A book and a programming language by John Maeda (of MIT).
Maeda wants to "build a basic understanding of the process behind creating a computer program". The language and the book are aimed at the visual thinker - the book is very beautifully made, with large elegant graphics and readable text.

The language (from a purely CS point of view) is a rather spare design with severe limits. Its small size make it easy to embed a running program into a Web page via an interpreter in the shape of a Java applet.
The syntax is clean (although not as clean as LISP). The language reduces the amount of things you can do - for example, you cannot PRINT text, but you can draw lines and turn on pixels; the idea is that, faced with a very small language the learner will be able to concentrate on the logic of programming.
This is similar to the logic behind using LISP (and particularly Scheme) as a teaching language; it makes syntax so easy that we can get quite rapidly to the really cool parts, like recursion, data structures and interpreters.

The really big difference here is that LISP is a complete language, and that you can write large and complex systems with it (witness GNOME and EMACS); its minimalism is in the syntax, not in the features.
OTOH, Designing by Numbers (also known as DBN) is very minimalistic in its features.
Designing anything really complex (like a text editor) in DBN would probably be rather horrible.
But this is not the intent behind the language: DBN is meant as a great first language that will give you an idea of what this programming thing is all about, with as little fuss as possible.
Having gotten that concept, the learner will abandon DBN and either drop programming completely or take up another "bigger" language.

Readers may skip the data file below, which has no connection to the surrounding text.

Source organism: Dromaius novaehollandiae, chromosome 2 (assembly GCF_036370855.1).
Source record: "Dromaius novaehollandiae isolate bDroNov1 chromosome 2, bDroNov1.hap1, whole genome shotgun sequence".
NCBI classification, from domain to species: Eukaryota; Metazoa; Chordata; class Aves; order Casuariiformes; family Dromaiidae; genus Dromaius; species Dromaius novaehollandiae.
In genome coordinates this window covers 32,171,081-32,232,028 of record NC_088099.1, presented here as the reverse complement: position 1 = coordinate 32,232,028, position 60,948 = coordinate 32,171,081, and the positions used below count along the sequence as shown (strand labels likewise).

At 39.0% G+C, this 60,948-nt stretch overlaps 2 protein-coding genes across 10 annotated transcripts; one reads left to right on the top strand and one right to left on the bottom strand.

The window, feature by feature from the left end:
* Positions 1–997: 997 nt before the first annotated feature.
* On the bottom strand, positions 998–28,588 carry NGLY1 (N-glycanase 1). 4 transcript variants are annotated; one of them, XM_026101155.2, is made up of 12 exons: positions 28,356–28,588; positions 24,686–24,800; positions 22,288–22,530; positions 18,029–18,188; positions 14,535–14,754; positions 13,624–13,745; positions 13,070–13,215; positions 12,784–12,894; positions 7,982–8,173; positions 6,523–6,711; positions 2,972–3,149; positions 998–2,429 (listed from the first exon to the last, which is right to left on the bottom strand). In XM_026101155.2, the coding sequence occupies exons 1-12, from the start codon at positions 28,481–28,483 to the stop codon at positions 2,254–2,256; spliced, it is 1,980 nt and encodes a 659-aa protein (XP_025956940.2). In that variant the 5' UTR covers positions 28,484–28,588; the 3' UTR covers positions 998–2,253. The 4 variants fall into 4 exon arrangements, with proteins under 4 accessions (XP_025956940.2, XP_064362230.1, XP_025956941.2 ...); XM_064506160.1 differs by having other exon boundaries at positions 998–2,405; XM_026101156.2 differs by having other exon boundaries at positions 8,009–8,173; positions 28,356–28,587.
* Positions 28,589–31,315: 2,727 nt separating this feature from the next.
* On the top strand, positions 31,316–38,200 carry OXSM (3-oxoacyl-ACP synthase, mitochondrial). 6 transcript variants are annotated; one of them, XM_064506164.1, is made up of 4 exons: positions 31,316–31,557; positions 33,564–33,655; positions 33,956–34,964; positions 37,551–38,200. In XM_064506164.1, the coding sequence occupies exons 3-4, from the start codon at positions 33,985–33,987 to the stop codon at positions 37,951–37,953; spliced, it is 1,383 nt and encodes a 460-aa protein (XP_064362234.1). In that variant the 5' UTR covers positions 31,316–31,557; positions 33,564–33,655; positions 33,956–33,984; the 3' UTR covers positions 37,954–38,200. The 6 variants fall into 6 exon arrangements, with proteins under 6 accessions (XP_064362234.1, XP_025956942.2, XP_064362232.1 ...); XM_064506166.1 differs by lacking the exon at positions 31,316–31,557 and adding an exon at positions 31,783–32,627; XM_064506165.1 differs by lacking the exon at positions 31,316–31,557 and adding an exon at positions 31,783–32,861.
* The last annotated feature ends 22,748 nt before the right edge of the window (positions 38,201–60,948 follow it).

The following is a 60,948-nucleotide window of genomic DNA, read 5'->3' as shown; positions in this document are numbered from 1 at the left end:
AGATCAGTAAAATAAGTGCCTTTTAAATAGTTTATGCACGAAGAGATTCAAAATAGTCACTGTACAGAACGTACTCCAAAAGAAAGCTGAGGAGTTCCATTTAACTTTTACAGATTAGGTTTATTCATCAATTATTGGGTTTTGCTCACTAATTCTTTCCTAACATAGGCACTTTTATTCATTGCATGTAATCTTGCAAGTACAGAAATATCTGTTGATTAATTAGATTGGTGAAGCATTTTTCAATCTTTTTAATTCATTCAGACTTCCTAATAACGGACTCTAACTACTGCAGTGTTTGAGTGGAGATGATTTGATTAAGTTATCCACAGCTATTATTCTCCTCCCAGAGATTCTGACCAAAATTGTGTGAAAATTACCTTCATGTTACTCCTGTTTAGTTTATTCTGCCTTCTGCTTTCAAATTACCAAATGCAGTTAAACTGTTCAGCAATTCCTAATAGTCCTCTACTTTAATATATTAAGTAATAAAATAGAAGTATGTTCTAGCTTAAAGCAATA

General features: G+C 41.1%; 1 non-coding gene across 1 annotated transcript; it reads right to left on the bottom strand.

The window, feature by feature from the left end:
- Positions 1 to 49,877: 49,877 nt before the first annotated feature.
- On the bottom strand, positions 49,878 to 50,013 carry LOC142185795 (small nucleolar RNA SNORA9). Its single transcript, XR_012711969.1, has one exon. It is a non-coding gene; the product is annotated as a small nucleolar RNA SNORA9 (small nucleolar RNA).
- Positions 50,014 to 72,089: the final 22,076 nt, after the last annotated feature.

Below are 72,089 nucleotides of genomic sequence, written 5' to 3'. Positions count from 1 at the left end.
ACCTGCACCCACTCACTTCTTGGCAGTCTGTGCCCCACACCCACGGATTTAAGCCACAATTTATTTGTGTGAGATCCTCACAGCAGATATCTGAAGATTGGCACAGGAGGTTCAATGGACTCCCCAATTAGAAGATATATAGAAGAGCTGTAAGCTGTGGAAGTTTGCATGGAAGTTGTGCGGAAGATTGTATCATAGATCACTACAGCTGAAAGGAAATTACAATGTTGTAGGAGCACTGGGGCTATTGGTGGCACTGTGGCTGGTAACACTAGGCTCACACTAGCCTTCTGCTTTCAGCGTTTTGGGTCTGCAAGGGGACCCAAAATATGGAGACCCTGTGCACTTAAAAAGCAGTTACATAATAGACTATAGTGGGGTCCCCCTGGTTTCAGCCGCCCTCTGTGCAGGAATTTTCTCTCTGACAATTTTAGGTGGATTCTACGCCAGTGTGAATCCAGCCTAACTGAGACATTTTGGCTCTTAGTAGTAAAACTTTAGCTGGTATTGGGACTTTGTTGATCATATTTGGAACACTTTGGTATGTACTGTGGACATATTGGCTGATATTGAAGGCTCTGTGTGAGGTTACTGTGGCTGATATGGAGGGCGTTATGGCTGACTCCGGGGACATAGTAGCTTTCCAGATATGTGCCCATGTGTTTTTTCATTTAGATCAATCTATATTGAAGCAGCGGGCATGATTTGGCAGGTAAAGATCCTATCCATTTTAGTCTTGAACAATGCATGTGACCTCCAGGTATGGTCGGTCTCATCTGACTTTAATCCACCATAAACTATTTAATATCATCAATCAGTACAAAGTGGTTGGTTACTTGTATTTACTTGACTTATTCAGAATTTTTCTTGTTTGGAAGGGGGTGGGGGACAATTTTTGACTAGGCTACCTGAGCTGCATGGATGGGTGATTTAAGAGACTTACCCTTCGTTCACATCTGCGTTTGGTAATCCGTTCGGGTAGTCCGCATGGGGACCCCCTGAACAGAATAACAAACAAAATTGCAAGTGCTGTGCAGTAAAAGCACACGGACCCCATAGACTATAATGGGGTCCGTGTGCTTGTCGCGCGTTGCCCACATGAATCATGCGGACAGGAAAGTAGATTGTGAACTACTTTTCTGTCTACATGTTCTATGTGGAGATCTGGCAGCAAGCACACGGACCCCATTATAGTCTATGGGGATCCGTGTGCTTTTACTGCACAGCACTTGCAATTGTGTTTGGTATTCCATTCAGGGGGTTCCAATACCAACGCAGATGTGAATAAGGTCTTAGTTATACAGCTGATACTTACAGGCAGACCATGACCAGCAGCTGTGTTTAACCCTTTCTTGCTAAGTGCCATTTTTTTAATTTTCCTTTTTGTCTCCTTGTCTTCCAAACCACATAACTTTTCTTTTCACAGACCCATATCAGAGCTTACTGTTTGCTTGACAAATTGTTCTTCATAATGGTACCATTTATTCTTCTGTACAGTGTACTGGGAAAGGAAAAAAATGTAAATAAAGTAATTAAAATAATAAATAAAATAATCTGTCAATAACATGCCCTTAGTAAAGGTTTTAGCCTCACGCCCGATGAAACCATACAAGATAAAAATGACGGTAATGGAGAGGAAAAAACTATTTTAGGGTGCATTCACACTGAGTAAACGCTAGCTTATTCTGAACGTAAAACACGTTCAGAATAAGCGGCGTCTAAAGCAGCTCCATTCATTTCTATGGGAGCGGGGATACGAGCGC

An example DBN program:

fast
// enter program
Command drawRect x1 y1 x2 y2 color
{
   Pen color
   repeat y y1 y2
   {
      line x1 y x2 y
   }
}

Command drawSquare x1 y1 size color
{
   drawRect x1 y1 (x1 + size) (y1 + size) color
}

Command fatPoint x1 y1 size color
{
   drawSquare (x1  - 2) (y1 - 2) size color
}


   paper 100 100 0
   set bulk 128
   set step 6
   size 128 128
   repeat x 0 (bulk/step)
   {
      repeat y 0 (bulk/step)
      {
         set truex (x * step)
         set truey (y * step)
         fatpoint truex truey (step/2) 50
      }
   }
Looks rather cute doesn't it? More technically... this language is whitespace sensitive, the statement terminator is a carriage return. Blocks are marked by brackets. The only data type is the integer number. There is a sort of facility for using an array, for having network connections and for doing some things with color.

recursion is allowed. scoping, as far as I can tell, is violently local: inside a function you can see only the formal parameters of the procedure itself plus anything you might have defined inside it. Harsh, but it does keep things tidy. NO GLOBALS!

More information at http://dbn.media.mit.edu/, where you will also find a Java interpreter that will allow you to run the example program.

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